Apple has denied allegations that it helped US authorities spy on Russian iPhone users.
Russia’s Federal Security Service (FSB) on Thursday claimed it uncovered a US National Security Agency (NSA) operation which hacked several thousand iPhones using sophisticated surveillance software.
The US intelligence agency was allegedly able to use specifically-designed “software vulnerabilities” to infect Apple’s phones with previously unknown malware, according to Russia’s foreign ministry.
The FSB claimed the espionage operation targeted devices belonging to former Soviet Union members and Russian-based foreign diplomats, including those from Israel, China and NATO.
The successor to Russia’s Soviet-era KGB said that the plot showed “close cooperation” between Apple and the NSA, the US national security agency tasked with collecting and monitoring data.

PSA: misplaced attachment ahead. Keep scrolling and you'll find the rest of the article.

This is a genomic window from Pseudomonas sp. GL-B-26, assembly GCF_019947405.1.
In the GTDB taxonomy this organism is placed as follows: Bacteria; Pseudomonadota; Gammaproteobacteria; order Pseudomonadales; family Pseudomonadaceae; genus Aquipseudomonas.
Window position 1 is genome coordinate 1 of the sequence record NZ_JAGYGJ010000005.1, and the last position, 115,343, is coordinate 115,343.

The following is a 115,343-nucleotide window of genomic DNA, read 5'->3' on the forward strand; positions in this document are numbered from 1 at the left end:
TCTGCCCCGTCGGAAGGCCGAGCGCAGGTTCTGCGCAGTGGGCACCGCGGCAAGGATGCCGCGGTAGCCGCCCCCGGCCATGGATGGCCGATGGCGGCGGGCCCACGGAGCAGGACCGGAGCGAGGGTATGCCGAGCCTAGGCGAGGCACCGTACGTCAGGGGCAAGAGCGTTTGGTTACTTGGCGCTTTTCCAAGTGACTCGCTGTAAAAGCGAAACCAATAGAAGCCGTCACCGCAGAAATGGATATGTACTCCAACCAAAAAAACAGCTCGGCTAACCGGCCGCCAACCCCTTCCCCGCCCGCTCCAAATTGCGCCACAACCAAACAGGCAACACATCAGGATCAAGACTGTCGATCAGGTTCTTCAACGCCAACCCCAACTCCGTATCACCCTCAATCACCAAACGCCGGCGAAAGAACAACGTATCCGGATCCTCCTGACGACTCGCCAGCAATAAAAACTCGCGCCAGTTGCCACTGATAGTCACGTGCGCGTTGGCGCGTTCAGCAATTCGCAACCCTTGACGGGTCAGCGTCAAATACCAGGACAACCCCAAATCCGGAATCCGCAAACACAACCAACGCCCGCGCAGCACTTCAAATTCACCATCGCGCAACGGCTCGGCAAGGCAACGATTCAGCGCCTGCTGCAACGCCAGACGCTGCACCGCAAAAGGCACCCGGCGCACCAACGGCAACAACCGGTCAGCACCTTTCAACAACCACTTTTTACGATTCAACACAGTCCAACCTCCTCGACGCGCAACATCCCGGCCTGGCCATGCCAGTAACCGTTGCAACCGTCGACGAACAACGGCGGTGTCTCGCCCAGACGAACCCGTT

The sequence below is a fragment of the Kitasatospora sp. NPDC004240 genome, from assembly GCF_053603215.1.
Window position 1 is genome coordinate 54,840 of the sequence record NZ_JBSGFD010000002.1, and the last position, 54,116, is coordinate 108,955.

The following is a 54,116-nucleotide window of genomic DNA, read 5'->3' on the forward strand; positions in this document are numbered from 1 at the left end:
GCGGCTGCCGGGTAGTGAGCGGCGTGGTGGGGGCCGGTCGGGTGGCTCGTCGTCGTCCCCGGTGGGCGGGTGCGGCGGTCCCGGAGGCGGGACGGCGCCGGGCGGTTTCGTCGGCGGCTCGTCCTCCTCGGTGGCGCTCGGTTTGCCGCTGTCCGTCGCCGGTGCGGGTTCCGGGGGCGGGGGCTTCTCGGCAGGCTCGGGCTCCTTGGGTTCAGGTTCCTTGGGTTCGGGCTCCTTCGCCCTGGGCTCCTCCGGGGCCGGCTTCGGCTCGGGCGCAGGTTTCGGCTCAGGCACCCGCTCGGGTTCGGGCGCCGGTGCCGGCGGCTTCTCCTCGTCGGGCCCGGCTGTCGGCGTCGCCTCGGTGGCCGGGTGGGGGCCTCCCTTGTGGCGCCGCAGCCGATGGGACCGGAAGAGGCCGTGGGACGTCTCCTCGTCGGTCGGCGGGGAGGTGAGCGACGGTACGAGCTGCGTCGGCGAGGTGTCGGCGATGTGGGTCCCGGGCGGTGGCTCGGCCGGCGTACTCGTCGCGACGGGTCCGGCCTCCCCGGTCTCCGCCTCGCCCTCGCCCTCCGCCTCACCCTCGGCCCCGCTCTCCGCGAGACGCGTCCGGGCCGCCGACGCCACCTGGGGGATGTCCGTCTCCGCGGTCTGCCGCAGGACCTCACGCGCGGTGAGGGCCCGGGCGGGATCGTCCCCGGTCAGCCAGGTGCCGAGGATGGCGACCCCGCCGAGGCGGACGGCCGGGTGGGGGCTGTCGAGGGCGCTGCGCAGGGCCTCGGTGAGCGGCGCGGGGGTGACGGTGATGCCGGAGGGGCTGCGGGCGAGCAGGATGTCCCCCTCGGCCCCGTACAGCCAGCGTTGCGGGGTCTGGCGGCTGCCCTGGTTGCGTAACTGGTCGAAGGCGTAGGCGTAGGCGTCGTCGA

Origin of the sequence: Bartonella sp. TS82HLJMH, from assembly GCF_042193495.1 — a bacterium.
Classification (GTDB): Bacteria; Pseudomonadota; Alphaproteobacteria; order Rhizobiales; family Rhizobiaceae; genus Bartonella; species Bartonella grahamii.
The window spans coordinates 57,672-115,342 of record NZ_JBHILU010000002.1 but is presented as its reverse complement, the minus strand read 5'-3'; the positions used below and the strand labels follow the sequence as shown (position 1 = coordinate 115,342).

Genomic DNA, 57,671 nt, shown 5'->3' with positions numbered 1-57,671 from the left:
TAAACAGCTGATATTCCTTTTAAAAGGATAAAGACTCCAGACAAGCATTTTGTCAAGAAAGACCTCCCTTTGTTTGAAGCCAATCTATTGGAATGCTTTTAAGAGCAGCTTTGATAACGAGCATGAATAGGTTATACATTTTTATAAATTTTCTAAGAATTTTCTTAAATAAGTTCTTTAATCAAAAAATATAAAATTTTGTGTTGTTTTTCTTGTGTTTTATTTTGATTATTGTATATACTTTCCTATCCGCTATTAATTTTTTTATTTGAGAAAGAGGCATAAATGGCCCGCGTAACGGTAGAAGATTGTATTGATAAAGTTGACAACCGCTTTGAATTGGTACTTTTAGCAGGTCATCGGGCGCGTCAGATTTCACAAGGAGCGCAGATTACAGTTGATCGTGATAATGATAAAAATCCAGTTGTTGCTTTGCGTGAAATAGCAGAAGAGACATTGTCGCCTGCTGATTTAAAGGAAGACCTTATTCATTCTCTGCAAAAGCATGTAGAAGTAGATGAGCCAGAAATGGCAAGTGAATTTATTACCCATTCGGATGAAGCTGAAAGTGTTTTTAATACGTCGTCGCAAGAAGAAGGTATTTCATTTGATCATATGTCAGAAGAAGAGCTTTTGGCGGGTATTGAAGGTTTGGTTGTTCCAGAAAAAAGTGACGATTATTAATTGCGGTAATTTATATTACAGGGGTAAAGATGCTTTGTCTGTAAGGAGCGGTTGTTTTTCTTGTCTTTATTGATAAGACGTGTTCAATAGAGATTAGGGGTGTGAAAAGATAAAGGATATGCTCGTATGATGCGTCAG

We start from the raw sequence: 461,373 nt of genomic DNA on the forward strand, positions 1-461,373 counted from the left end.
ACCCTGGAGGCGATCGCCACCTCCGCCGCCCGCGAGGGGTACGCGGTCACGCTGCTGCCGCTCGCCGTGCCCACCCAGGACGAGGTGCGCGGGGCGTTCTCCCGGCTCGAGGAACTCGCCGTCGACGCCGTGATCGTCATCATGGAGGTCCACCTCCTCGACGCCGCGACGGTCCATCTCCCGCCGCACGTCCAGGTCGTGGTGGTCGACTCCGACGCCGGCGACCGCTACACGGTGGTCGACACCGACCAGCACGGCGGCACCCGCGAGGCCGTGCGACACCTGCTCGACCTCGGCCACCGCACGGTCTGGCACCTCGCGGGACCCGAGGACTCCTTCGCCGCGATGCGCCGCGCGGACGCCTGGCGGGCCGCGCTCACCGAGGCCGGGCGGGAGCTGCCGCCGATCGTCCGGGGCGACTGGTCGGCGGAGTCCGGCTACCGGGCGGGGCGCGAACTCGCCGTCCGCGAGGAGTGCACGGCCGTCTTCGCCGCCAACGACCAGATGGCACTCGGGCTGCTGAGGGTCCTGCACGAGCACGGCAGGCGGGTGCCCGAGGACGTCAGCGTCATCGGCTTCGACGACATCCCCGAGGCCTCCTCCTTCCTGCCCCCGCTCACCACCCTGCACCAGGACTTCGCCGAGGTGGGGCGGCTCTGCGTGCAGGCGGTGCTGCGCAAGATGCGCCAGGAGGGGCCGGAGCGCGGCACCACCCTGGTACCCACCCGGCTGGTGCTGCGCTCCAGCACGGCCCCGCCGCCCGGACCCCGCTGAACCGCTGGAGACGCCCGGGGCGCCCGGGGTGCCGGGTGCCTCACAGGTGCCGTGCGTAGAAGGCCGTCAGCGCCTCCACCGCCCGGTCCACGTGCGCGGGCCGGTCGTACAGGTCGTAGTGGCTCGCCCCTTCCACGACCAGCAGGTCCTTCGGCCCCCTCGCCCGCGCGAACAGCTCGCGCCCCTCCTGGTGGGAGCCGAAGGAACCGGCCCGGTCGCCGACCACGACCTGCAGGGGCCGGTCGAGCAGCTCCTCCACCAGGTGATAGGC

The FSB said: “The company provides American intelligence agencies with a wide range of opportunities to monitor any persons of interest to the White House and their partners in anti-Russian activities, and their own citizens.”
Apple has denied these claims. The California-based tech giant said: “We have never worked with any government to insert a backdoor into any Apple product and never will.”
According to the FSB, it discovered the covert campaign in collaboration with Russia’s Federal Guards Service, which provides security to the Kremlin.
“The US intelligence services have been using IT corporations for decades in order to collect large-scale data of Internet users without their knowledge,” said Russia’s foreign ministry.
However, the FSB has provided no evidence that Apple cooperated with the NSA or had any awareness of its alleged spying plot.
Kaspersky Lab, a Moscow-based antivirus company, has since reported that an undisclosed number of workers’ iPhones were targeted in “an extremely complex, professionally targeted cyberattack”.
The cybersecurity firm claimed that spyware was installed through vulnerabilities in Apple’s iOS operating system, which then transmitted information from phones to remote servers.
The attack is said to have targeted devices belonging to Kaspersky Lab’s “top and middle-management”.
It comes after the Kremlin ordered officials involved with Russia’s upcoming 2024 presidential election to stop using iPhones amid security concerns, the Kommersant newspaper reported.